Over the past year, in order to gain a better understanding of the future challenges for infrastructure to secure clean and safe water, EPA has conducted its own Gap Analysis study. The study used results from EPA's needs survey, adjusted for under-reporting of capital needs, as the starting point for calculating capital and operations and maintenance investment needs. We then used several alternative assumptions to generate scenarios for estimating the capital and O&M gaps. The methods and data used in the analysis were subjected to peer review by a diverse panel of external reviewers drawn from academia, industry and think tanks. Overall, the reviewers commended EPA for making a credible effort to quantify the gap given limitations in available data, and made several recommendations for changes which were incorporated into revisions of the Analysis.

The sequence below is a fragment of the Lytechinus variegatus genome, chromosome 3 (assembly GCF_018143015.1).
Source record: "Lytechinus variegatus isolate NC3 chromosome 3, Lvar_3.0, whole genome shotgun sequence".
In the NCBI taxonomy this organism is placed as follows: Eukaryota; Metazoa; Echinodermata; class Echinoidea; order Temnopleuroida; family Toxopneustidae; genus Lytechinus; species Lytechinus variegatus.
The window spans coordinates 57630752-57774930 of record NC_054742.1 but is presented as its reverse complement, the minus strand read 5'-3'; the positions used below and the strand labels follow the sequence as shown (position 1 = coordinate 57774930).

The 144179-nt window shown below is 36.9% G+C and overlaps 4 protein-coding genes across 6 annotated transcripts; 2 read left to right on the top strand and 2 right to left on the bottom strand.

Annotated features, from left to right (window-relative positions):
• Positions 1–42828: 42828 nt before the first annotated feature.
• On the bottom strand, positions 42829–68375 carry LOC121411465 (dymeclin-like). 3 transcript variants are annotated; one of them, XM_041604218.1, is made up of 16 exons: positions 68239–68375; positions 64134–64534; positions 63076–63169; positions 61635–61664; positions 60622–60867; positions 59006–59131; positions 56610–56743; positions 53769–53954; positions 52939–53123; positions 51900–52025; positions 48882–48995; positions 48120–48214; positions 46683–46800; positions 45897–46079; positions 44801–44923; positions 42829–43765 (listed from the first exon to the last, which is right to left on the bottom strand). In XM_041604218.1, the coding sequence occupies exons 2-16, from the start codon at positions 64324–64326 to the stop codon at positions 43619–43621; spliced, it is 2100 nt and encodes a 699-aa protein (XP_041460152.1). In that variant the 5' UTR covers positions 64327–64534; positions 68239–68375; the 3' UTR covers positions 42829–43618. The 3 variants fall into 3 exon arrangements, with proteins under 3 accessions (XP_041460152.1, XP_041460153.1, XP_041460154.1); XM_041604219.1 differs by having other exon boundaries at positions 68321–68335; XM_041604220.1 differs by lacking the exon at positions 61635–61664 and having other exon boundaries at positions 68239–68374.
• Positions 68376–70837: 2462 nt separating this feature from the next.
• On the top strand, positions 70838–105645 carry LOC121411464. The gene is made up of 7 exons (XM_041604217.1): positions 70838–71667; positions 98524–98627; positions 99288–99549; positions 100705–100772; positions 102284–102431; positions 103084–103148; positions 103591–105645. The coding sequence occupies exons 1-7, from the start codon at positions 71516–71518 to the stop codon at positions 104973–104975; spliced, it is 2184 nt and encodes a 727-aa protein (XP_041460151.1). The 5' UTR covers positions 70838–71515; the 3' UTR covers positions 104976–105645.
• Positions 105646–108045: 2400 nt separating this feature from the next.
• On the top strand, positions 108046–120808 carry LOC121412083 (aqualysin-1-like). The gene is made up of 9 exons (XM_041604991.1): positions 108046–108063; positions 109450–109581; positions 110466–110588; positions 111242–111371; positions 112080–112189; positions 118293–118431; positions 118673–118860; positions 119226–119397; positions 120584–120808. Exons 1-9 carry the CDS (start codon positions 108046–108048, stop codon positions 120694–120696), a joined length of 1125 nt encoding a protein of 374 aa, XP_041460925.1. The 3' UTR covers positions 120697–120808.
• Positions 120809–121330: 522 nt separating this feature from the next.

The Analysis included two scenarios -- a "no revenue growth" scenario and a "revenue growth" scenario. The "no revenue growth" scenario is useful to understand the extent to which spending might need to increase relative to the status quo. This scenario estimates a total capital payments gap of $122 billion, or about $6 billion per year, for clean water. The clean water O&M gap is estimated at $148 billion, or $7 billion per year. It is important to recognize that the funding gaps would occur only if capital and O&M spending do not increase from present levels.
In reality, increasing needs likely will prompt increased spending and thus a smaller funding gap. Thus, if one assumes that spending on clean water infrastructure increases at 3% annually above the rate of inflation -- a "revenue growth" scenario - the capital gap is $21 billion, or about $1 billion per year, and the O&M gap is estimated at $10 billion, or $0.5 billion per year. This "revenue growth" scenario shows the size of the gap if revenue and spending keep pace with the long-term growth rate expected for the economy as a whole.